# Sample Mean Variance

Ref: https://onlinecourses.science.psu.edu/stat414/node/167

Let X1X2, … , Xn  be a random sample of size from a distribution (population) with mean μ and variance σ2. What is the variance of X¯? Var(X¯) named sample mean variance.

Solution. Starting with the definition of the sample mean, we have:

Var(X¯)=Var(X1+X2++Xnn)Var(X¯)=Var(X1+X2+⋯+Xnn)

Rewriting the term on the right so that it is clear that we have a linear combination of Xi‘s, we get:

Var(X¯)=Var(1nX1+1nX2++1nXn)Var(X¯)=Var(1nX1+1nX2+⋯+1nXn)

Then, applying the theorem on the last page, we get:

Var(X¯)=1n2Var(X1)+1n2Var(X2)++1n2Var(Xn)Var(X¯)=1n2Var(X1)+1n2Var(X2)+⋯+1n2Var(Xn)

Now, the Xi are identically distributed, which means they have the same variance σ2. Therefore, replacing Var(Xi) with the alternative notation σ2, we get:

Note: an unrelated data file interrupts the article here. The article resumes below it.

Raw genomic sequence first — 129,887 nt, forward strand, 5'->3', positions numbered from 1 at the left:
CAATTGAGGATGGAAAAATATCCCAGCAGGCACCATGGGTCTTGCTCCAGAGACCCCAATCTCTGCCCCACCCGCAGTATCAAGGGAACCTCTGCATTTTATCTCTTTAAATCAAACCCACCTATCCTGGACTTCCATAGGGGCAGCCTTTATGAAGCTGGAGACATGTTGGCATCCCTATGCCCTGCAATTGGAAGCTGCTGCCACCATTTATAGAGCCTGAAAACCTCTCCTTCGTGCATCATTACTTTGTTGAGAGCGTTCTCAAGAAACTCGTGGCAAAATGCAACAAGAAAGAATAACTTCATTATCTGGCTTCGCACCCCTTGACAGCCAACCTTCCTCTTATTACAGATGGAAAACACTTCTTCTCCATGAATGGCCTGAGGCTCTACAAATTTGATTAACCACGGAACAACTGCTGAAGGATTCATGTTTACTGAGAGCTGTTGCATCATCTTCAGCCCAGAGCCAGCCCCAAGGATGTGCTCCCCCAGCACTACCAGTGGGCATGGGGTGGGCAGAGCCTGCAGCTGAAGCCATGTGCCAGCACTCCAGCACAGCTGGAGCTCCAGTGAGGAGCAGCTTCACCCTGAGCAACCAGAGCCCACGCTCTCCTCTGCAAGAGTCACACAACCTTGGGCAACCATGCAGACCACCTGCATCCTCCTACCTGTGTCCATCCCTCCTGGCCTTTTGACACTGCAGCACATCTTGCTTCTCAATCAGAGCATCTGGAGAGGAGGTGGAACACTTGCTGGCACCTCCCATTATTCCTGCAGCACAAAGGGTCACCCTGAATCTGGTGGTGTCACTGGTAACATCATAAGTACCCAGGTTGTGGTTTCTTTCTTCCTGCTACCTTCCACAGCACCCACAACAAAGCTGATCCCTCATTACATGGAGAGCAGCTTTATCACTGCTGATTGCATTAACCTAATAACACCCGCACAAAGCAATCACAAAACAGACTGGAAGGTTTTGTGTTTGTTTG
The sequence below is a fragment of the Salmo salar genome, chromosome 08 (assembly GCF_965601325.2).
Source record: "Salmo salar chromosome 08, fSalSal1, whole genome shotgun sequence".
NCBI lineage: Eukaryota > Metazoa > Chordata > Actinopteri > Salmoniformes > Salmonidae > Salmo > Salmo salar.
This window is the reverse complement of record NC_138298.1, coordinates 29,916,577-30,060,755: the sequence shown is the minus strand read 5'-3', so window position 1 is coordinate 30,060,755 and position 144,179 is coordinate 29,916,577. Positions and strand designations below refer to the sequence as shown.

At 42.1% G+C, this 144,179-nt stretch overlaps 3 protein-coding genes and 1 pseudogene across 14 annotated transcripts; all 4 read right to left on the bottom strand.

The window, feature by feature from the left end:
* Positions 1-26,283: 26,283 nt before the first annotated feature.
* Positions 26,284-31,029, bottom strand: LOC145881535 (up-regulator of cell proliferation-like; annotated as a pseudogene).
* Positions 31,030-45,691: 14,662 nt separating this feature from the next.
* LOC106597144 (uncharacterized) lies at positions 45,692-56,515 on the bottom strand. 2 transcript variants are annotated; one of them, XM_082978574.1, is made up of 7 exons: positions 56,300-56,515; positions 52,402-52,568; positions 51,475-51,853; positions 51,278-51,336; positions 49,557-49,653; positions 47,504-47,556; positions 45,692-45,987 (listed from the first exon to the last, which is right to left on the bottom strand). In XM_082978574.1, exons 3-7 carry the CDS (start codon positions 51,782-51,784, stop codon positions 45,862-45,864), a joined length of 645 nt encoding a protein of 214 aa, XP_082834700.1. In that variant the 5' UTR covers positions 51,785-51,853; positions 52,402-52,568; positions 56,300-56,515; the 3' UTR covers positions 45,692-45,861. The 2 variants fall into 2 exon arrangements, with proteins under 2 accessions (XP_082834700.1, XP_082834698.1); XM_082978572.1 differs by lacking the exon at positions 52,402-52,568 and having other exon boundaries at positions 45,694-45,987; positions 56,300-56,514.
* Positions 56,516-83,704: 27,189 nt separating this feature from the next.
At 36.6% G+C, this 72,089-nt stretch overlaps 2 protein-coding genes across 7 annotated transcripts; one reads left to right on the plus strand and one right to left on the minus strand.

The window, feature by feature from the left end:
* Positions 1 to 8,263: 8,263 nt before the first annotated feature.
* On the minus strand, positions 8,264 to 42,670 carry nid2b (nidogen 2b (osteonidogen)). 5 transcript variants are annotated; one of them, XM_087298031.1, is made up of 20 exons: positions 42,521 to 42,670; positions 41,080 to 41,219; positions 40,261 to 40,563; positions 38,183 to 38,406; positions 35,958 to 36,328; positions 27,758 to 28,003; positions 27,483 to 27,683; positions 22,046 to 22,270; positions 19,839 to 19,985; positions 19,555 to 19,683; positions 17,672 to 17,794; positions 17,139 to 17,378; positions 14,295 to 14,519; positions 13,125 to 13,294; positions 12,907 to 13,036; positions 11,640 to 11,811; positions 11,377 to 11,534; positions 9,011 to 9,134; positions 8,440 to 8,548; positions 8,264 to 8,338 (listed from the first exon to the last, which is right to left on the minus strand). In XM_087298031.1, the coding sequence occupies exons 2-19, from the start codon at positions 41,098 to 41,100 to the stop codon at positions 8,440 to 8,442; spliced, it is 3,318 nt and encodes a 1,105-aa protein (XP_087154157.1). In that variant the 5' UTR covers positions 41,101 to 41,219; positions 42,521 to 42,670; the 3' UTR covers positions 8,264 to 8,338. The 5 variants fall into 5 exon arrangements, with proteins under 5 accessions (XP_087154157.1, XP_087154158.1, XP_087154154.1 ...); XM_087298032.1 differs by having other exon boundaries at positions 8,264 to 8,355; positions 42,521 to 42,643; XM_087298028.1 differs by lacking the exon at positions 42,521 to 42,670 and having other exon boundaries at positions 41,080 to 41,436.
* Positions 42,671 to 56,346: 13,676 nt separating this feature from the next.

Var(X¯)=1n2[σ2+σ2++σ2]Var(X¯)=1n2[σ2+σ2+⋯+σ2]

Now, because there are n σ2‘s in the above formula, we can rewrite the expected value as:

Var(X¯)=1n2[nσ2]=σ2nVar(X¯)=1n2[nσ2]=σ2n

Our result indicates that as the sample size increases, the variance of the sample mean decreases. That suggests that on the previous page, if the instructor had taken larger samples of students, she would have seen less variability in the sample means that she was obtaining. This is a good thing, but of course, in general, the costs of research studies no doubt increase as the sample size n increases.  There is always a trade-off!

Advertisements